The patient received two cycles of chemotherapy involving docetaxel, gemcitabine and cyclophosphamide but she unfortunately experienced progressive disease and started a palliative treatment by the tyrosine kinase inhibitor imatinib (Gleevec®). She expired 6 months after her initial diagnosis following the deterioration of its general condition.
Desmoplastic Small Round Cell Tumour (DSRCT) was first described in 1989 . DSRCT is a rare and highly aggressive tumour that usually occurs in males during adolescence and early adulthood.
The clinical pattern of disease is typically one of multiple intra-abdominal tumour deposits on serosal surfaces.
Primary DSRCTs have been described originating outside the abdominal cavity arising from the other mesothelial surfaces such as lung pleura and tunica vaginalis . DSRCT can also arise from solid organs such as the ovaries, liver, kidneys, pancreas, bone and even the posterior cranial fossa .
Radiologically, DSRCT is similar to the other intraabdominal primary tumours. Abdominal imaging by ultrasound, computed tomography scan or magnetic resonance imaging reveal unique or multiple peritoneal masses.
In our observation, abdominopelvic ultrasound was sufficient, but a complement CT was performed postoperatively after histological result.
The diagnosis is made after histological and immunohistochemical study of the resected tumor or biopsy during laparoscopy, however cytogenetic study requires samples of good quality .
Macroscopically, the tumor comes in the form of single or multiple nodules of variable size, developed at surface of the peritoneum. Sometimes, tumoral element is dominant surrounded satellite nodules on peritoneum. The tumor has a firm consistency, smooth and bumpy surface. The cut surface is grayish white with foci of necrosis sometimes associated with myxoid areas.
Histologically, DSRCT have large histological polymorphism, the most usual appearance is that of a small round cell proliferation, undifferentiated, monomorphic, dispersed in a generally abundant desmoplastic stroma . Other morphological variants are described, involving rhabdoid, clear, pleomorphic, basaloid and glandular areas . These atypical forms make the diagnosis particularly difficult, especially as desmoplasia may be focal or absent .
The immunohistochemical profile is characterized by the co-expression of epithelial (cytokeratin, EMA), mesenchymal (vimentin, desmin) and neural markers (NSE). The positivity of desmin reached 95% of cases, the epithelial markers and vimentin concerns 90% of cases and NSE approximately 75% of cases . Immunohistochemical phenotype may be incomplete making the diagnosis particularly difficult.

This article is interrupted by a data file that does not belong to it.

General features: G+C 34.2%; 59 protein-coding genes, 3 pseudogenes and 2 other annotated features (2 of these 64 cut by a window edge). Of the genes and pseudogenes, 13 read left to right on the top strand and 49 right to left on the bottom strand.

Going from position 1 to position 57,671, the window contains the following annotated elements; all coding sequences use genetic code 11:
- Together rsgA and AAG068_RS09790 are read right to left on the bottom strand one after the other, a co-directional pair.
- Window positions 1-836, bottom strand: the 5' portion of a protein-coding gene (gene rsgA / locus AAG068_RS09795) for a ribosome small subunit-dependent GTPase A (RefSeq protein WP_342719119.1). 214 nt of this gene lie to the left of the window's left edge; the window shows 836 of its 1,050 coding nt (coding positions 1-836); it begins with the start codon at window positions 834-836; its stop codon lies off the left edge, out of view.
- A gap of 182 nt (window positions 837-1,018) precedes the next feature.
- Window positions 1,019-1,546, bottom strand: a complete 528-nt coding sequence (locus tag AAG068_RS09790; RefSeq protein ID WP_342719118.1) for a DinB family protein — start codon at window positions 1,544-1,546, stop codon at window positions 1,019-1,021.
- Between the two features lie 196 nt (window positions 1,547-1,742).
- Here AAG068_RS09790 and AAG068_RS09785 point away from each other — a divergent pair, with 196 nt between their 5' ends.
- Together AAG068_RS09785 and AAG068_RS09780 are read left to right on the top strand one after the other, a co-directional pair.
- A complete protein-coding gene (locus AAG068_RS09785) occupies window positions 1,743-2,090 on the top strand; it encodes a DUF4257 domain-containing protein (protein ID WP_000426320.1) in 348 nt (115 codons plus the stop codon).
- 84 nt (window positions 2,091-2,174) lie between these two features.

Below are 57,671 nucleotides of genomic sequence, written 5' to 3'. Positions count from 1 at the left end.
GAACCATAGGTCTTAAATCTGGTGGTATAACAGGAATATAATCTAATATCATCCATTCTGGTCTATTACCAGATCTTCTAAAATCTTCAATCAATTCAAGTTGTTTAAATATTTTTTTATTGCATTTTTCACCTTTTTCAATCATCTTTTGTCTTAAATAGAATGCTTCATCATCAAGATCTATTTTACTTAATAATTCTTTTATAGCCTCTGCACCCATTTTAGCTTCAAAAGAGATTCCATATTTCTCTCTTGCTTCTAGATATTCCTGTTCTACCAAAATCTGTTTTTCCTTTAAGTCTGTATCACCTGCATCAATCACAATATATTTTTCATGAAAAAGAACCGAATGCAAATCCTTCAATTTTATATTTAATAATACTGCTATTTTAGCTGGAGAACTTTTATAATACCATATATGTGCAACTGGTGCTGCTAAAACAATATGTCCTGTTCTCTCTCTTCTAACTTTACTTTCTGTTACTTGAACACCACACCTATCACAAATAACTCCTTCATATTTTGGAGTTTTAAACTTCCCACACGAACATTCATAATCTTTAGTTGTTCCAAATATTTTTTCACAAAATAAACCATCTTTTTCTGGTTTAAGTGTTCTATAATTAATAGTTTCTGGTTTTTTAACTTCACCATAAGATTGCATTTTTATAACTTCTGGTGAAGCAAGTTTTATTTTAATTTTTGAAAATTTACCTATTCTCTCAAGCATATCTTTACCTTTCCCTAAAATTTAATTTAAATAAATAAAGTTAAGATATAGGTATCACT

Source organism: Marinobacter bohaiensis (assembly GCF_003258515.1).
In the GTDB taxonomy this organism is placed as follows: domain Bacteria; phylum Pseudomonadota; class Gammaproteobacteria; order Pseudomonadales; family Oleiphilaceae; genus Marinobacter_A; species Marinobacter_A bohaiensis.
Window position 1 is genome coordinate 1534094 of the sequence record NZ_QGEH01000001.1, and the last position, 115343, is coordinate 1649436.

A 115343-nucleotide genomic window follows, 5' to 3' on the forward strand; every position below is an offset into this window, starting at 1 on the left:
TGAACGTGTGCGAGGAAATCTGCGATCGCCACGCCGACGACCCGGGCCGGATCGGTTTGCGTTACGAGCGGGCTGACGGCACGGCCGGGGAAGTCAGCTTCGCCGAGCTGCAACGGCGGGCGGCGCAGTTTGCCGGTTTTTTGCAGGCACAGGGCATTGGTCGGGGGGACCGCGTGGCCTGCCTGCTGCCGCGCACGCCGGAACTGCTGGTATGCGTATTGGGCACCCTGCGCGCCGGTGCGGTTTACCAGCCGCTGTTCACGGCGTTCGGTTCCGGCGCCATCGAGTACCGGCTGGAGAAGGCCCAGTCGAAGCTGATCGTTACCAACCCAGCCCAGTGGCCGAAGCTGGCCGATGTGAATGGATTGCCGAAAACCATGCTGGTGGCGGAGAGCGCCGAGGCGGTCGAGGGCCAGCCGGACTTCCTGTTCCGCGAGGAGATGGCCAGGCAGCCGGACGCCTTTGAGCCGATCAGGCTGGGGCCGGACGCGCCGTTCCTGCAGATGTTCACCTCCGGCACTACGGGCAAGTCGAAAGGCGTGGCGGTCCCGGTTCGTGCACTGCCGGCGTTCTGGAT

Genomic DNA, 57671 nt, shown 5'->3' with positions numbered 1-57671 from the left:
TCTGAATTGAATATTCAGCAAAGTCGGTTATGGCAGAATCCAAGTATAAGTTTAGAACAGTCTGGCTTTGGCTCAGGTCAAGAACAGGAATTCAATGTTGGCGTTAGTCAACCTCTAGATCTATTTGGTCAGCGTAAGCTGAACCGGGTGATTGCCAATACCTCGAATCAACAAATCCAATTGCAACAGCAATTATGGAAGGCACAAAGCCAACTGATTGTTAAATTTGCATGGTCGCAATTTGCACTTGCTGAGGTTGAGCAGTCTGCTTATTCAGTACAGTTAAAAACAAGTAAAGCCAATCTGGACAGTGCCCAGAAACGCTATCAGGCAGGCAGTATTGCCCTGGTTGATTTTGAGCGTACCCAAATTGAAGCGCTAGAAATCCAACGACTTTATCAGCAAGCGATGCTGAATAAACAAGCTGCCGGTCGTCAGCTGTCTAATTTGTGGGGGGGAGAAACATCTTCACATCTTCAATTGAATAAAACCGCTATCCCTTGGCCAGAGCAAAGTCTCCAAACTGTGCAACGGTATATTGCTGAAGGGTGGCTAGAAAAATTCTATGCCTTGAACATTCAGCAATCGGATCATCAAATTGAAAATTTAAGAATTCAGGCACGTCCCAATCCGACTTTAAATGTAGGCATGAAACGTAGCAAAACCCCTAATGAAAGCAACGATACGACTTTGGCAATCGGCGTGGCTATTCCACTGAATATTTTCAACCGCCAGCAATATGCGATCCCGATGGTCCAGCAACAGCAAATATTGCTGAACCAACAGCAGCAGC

The EWS-WT1 gene fusion has more recently been discovered to be disease-specific to DSRCT. This characteristic reciprocal translocation is demonstrated by fluorescence in situ hybridization (FISH) or reverse transcriptase-polymerase chain reaction technique and is specific to DSRCT at any primary location. It is the definitive diagnostic marker .
Due to the limited knowledge on the pathologic and clinical nature of this disease, there is no clear consensus regarding the optimal therapeutic procedures for treating this neoplasm. However, a multidisciplinary approach is required. It combines:
- Total resection of the mass and postoperative multiagent chemotherapy and radiation therapy as the best therapeutic options. Total resection is not often feasible because of the numerous peritoneal implants .
- Preoperative chemotherapy, with the P6 protocol including cyclophosphamide, doxorubicin, vincristine, ifosfamide and etoposide, as a way of shrinking the widespread mass and reducing its vascularity .
- Adjuvant radiotherapy to the whole abdominopelvic area was also delivered.
The prognosis of DSRCT is very reserved, despite aggressive treatment, with an average survival of less than 30 months and only 44% and 15% of patients alive at 3 and 5 years respectively after diagnosis . Patients with liver metastases have a poor prognosis with an average survival of 18 months .
Other therapeutic methods, citing immunotherapy, inhibitor of protein tyrosine kinase or Imatinib (Gleevec ®), don't give positive answers but are still being tested . Intraperitoneal hyperthermic chemoperfusion has also been administered as an effort to reduce the bulk of the tumor .
Despite its rare incidence in women, the diagnosis of DSRCT must be considered in a young woman presenting abdominopelvic symptoms and one or more peritoneal masses.
The DSRCT are characterized by a large histological polymorphism, and immunohistochemical studies and cytogenetic or molecular biology are necessary for diagnosis. The prognosis remains bleak and evolution is usually done to death, despite a heavy therapeutic care including surgery, high-dose chemotherapy and sometimes radiotherapy.
The authors have no conflicts of interest relevant to this article. >